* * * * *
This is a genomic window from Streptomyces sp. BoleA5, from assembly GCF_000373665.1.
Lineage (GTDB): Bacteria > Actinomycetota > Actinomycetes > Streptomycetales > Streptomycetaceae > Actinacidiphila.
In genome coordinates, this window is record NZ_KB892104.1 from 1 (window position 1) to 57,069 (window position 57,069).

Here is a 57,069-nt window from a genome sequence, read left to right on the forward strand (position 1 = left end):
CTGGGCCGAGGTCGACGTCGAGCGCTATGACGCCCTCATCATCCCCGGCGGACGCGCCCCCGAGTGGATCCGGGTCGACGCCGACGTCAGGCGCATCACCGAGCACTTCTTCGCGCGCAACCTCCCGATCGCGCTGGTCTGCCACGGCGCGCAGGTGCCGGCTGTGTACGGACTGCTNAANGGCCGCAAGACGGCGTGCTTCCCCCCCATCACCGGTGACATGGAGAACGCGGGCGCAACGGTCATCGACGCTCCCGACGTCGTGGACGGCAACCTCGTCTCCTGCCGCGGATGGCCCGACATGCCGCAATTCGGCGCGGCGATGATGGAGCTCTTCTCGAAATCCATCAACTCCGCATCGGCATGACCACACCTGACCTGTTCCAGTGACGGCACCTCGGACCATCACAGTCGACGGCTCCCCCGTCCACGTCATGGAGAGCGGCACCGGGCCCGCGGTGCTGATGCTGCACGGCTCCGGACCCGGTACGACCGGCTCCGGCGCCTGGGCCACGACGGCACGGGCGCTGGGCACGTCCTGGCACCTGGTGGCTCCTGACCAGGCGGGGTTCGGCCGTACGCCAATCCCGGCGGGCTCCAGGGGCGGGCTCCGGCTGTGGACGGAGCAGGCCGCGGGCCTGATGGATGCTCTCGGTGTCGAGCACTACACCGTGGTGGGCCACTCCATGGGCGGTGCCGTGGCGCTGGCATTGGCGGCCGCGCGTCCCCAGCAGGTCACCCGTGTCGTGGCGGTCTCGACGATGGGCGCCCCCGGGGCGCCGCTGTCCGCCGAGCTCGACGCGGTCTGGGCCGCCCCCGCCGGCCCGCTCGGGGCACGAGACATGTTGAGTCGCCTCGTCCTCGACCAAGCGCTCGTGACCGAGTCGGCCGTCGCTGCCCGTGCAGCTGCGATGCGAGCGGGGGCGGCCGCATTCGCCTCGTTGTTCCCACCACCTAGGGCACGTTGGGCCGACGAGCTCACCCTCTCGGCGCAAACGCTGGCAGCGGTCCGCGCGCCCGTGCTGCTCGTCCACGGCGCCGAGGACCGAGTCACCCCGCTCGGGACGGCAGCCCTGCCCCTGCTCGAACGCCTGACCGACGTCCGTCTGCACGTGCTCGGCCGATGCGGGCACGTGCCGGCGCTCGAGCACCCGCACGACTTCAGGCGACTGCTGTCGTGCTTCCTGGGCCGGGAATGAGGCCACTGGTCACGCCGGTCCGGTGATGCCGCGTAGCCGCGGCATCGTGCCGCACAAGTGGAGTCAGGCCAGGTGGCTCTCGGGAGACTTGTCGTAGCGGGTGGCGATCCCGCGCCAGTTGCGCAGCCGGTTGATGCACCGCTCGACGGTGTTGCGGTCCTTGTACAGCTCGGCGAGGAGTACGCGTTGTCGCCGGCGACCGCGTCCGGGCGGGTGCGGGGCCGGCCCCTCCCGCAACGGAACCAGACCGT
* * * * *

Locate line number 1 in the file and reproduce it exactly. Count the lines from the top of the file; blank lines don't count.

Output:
This is a genomic window from Streptomyces sp. BoleA5, from assembly GCF_000373665.1.